Prabhupada rose early, despite having kept late hours the night before, and after the morning class he was back in the kitchen. Now, half a dozen disciples sat in his front room making dough for puris and samosas. He had shown them how to make the dough, and Umapati had kneaded for a while by pounding the soft dough with his fists. But Brahmananda was better at it, socking the weight of his wrestler's body onto the large lump of dough.
As Swamiji entered the room to examine the quality of the puris, his disciples looked up at him respectfully. They were always serious when he was present. He picked up a puri and examined it. "It is not to the standard," he said, "but it will have to do." Then, amid crumpled rejects and oddly shaped pieces of dough, he squatted down beside his helpers, who were trying as best they could, though making a mess. He took a small ball of dough, pressed it flat with his fingers, and then deftly rolled it out until it curled around the wooden pin and then fell off-a perfectly round puri. He held it up, displaying a translucent, thin (but not too thin) patty of dough. "Make them like this," he said. "But hurry."
On discovering that the dough was too stiff, Swamiji added a little ghee and then a little milk and kneaded the dough to a softer texture. "Everything should be just right," he said, and his disciples took to their menial tasks with concentrated earnestness. Who among them had ever heard of these things before-puris and samosas? It was all new, and the challenge something very important; it was a part of devotional service.
Swamiji did much of the cooking as he simultaneously supervised his helpers. He was always near, walking barefoot back to the kitchen, then to the front room, then to his own room in the rear. And even when he went to his back room, his disciples could see him through the window in the wall.
Swamiji saw each of the nearly one dozen dishes through its final stages, and his disciples carried them into the front room in pots, one by one, and placed them before the picture of Lord Caitanya. There was halava, dal, two sabjis, fancy rice, puris, samosas, sweet rice, apple chutney, and gulabjamuns, or sweetballs-ISKCON bullets.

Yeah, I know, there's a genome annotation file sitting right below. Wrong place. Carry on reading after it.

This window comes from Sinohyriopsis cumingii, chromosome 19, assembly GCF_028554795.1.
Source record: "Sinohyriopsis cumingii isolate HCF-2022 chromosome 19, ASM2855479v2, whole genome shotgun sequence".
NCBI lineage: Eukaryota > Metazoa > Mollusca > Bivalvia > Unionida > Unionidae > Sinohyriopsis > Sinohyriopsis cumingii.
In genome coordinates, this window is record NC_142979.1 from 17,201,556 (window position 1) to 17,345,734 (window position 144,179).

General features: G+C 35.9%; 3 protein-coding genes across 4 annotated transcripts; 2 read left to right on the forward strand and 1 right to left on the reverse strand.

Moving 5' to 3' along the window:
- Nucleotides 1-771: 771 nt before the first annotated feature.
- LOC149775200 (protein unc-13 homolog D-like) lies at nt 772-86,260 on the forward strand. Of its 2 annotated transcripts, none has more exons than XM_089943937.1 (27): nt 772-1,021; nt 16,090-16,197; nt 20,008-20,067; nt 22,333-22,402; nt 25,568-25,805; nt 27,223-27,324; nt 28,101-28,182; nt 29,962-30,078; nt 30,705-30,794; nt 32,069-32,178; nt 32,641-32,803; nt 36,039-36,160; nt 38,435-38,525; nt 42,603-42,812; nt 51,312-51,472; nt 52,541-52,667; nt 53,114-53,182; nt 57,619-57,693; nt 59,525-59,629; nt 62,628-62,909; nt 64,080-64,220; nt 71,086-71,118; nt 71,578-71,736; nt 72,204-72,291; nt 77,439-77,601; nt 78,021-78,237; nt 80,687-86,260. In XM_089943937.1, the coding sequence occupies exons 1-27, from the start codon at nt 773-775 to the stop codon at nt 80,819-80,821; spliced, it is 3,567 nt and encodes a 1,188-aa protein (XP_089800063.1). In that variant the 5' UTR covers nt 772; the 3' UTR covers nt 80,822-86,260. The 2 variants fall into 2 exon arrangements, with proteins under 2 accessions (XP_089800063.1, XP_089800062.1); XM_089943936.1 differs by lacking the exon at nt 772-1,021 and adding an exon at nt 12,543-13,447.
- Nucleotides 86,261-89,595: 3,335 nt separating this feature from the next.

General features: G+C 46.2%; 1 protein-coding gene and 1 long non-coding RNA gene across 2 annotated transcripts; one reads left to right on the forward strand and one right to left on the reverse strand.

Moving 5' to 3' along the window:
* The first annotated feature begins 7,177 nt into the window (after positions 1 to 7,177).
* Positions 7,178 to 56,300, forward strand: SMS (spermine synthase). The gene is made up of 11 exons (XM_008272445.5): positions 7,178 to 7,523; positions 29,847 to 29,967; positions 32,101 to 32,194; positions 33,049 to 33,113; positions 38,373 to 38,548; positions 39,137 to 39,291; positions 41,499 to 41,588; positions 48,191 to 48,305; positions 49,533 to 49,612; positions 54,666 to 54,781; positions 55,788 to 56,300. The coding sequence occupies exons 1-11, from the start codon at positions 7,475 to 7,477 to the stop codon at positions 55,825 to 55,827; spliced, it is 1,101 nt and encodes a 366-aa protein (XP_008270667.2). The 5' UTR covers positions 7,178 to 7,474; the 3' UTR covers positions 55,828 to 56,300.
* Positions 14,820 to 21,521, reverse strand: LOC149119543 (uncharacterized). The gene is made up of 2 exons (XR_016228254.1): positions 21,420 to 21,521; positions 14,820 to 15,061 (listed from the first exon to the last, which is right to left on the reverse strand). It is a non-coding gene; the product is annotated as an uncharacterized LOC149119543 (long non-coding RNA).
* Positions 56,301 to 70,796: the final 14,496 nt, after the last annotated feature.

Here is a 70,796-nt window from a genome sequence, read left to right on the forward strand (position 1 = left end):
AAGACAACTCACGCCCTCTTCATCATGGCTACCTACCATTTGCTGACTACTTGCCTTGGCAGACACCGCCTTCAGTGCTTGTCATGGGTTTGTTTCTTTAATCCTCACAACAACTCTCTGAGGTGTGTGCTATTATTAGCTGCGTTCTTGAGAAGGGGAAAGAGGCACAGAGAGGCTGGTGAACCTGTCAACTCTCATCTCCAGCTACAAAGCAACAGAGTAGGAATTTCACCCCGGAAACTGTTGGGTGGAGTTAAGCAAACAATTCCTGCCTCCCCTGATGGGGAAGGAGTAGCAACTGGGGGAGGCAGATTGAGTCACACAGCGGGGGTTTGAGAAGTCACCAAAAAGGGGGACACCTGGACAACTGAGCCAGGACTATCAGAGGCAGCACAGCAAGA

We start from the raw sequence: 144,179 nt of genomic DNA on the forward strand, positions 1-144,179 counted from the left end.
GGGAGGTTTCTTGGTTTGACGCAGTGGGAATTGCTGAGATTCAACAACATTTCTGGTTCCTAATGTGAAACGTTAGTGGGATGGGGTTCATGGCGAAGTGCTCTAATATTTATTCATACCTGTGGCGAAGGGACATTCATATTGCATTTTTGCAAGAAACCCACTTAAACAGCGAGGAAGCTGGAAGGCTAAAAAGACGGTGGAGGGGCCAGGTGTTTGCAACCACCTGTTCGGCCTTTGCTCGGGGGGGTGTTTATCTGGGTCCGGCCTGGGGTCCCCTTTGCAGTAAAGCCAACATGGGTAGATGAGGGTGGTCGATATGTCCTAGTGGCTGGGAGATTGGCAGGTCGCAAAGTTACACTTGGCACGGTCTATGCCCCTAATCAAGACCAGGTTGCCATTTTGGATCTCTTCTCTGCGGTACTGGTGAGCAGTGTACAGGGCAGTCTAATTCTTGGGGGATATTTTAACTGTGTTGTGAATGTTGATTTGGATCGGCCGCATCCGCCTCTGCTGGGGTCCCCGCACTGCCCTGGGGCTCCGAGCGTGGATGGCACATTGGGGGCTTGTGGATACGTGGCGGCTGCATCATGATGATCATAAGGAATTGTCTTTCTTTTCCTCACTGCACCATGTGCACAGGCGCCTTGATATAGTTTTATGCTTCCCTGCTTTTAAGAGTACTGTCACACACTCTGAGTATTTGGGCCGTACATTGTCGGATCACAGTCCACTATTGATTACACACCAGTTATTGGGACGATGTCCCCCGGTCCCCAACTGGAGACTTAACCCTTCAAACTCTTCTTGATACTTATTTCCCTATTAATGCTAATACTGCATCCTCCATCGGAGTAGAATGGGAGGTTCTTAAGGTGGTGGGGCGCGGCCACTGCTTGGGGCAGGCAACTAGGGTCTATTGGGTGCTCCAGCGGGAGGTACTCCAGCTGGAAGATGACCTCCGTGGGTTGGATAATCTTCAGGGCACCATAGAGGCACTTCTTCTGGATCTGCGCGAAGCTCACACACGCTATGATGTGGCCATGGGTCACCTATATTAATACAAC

Swamiji and a couple of his cooks offered all the preparations to Lord Caitanya, reciting the parampara prayer.
The first few Love Feasts were not very well attended, but the devotees were so enthusiastic about the feast prasadam that they showed no disappointment over the scarcity of guests. They were prepared to eat everything.
Eating the feast was an intense experience. We were supposed to be subduing our senses all week, following strict regulations, controlling the tongue. And the feast was a kind of reward. Swamiji and Krsna were giving us a taste of full spiritual ecstasy, even though we were still beginners and still in the material world.
Gradually, attendance picked up. The feasts were free, and they were reputed to be delicious. Mostly local hippies came, but occasionally a higher class of experimenting New Yorkers or even the parents of one of the devotees would come. When the small temple was filled, guests would sit in the courtyard. They would take their prasadam-laden paper plates and their wooden spoons into the backyard garden and sit beneath the fire escape or at the picnic table or anywhere. And after eating, they would go back into the storefront for more. Devotees were stationed behind the pots of prasadam, and the guests would come by for seconds. The other tenants were not very happy about seeing the courtyard full of festive guests, and the devotees tried to pacify them by bringing them plates of prasadam. Although Swamiji would not go down to the temple, he would take a plate in his room and hear with pleasure about the success of his new program.
Next: The Effect of Prasadam